Microplastics are tiny bits of plastic that come from many everyday products, from toiletries to food containers. They are getting into our oceans, lakes and rivers—which has scientists worried.


Imagine if the superhero Ant Man were to shrink himself down to the size of a rice grain and dive into a tank of seawater taken from a heavily populated coastal area.

He might find himself swimming through a surprising amount of debris.

He might bump against foam fragments as big (to him) as beach balls—the remains of coffee cups and food containers. He might get tangled in fibres from plastic clothing such as fleeces and diapers. He might have to swim around the plastic fragments from a cigarette filter.

And it wouldn’t matter if he stayed on the surface or dove underwater. The debris would be all round him, including the bottom of the tank.

Microplastics (tiny bits of plastic smaller than 5 millimetres in size) are too small to be separated out by water filtration systems. As a result, they get flushed into our lakes, rivers and oceans.

The “no-see-ums” of the plastic world


Two people  using a strainer to separate microplastic pellets from beach sand.

Cleaning up microplastics at Lake Superior National Marine Conservation Area

This is a concern for scientists like Dr. Marlow Pellatt, an ecological restoration specialist with Parks Canada. Dr. Pellatt studies microplastics in the coastal mud, sand and silt of Pacific Rim National Park Reserve.

Together with colleagues from the federal government and Simon Fraser University, Dr. Pellatt has also been looking at the concentrations of microplastics found in the sea-bottom habitat of a small West Coast fish called the Pacific sand lance in the Salish Sea.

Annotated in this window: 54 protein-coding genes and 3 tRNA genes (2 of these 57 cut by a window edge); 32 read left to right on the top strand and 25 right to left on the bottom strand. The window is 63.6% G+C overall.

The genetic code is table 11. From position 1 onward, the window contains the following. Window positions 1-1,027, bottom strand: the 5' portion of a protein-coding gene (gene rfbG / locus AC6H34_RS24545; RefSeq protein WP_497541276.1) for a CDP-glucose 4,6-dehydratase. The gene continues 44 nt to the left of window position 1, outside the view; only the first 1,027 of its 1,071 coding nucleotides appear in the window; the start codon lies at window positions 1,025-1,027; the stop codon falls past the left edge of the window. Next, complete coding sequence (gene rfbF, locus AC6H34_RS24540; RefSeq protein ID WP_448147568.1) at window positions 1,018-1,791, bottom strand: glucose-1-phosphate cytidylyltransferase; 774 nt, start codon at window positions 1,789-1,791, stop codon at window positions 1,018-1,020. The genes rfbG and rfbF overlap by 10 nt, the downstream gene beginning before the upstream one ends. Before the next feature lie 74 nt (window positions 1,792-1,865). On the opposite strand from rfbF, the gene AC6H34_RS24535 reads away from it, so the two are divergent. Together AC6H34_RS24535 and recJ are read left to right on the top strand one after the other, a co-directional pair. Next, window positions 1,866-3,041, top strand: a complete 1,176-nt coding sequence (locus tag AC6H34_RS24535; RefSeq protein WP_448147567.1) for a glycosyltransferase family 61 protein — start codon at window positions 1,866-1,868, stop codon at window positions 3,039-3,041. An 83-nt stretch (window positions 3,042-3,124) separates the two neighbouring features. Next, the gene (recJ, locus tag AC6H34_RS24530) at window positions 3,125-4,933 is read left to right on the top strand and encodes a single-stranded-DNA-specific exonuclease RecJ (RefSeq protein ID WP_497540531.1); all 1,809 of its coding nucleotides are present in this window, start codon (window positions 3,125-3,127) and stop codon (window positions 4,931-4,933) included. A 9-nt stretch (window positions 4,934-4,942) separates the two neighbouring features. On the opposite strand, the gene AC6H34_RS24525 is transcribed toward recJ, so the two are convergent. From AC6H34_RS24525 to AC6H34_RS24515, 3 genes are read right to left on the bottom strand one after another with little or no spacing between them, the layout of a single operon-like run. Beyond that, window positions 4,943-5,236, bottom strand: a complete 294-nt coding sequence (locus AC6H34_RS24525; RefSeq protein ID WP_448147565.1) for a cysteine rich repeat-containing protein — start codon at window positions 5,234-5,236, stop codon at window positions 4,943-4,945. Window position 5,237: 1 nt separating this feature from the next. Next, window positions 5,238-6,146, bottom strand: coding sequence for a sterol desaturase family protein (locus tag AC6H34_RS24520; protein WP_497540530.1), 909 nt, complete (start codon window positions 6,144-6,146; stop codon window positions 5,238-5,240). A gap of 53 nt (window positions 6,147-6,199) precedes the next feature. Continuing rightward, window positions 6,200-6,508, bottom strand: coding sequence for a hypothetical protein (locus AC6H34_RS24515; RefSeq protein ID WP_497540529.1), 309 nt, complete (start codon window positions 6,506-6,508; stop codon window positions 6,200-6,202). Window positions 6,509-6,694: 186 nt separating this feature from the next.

By day, the sand lance swims eel-like through the water column, feeding on sea creatures that are as small as Ant Man (or smaller). By night, it burrows into the sea bed to sleep.

The researchers looked at concentrations of microplastics in sediments at various water depths and distances from shore. They found generally higher concentrations of microplastics in the burrowing habitats of the sand lance than in other areas.

Common types of microplastics

  • Microfibres: tiny fibres from plastic clothing such as fleeces and diapers
  • Fragments: bits of larger plastic trash that has broken down
  • Nurdles: plastic pellets used to manufacture larger pieces of plastic
  • Foam: bits of coffee cups and food containers
  • Microbeads: tiny plastic particles found in toiletries and health products
A microscopic image of a red fibre.
A microfibre found in a sediment sample taken from Pacific Rim National Park Reserve

Microplastics can be the remains of larger plastic waste that has broken down, or the tiny components of everyday products such as clothing and toiletries.

Microplastics are not limited to the waters around populated areas. Recent studies suggest that polar sea ice could be a sink for microplastics. As the planet warms and the sea ice melts, these microplastics could be released into the environment.

A senior scientist explaining a wall diagram to a younger man.
Dr. Marlow Pellatt with Parks Canada’s 2018 Youth Ambassador Joe McLeod

But there is some good news on the microplastics front.

Microbeads—tiny plastic particles found in toiletries—have been banned by the Canadian government as of July 2018. They are no longer allowed to be manufactured, imported or sold in Canada. (Microbeads in natural health products and non-prescription drugs will be banned on July 1, 2019.)

It is a first step in the fight to move Canada towards zero plastic waste.

What you can do: five easy ways to kick your plastic habits

1. If you can’t re-use it, refuse it. When you order a drink, ask for no straw.

2. Become a plastic free shopper. Bring re-usable bags when you shop.

3. Keep re-usable plastic alternatives close. Swap disposable bottles and cups for re-usable water bottles or mugs.

4. Get it in the bin. Recycle and dispose of waste properly. (Worldwide, roughly 90 per cent of new plastic products are made from fossil fuels. Recycling 1 tonne of plastic prevents up to 2 tonnes of carbon pollution.)

5. Become an advocate. Tell your friends and family what you’ve learned about the threats facing oceans, lakes and rivers.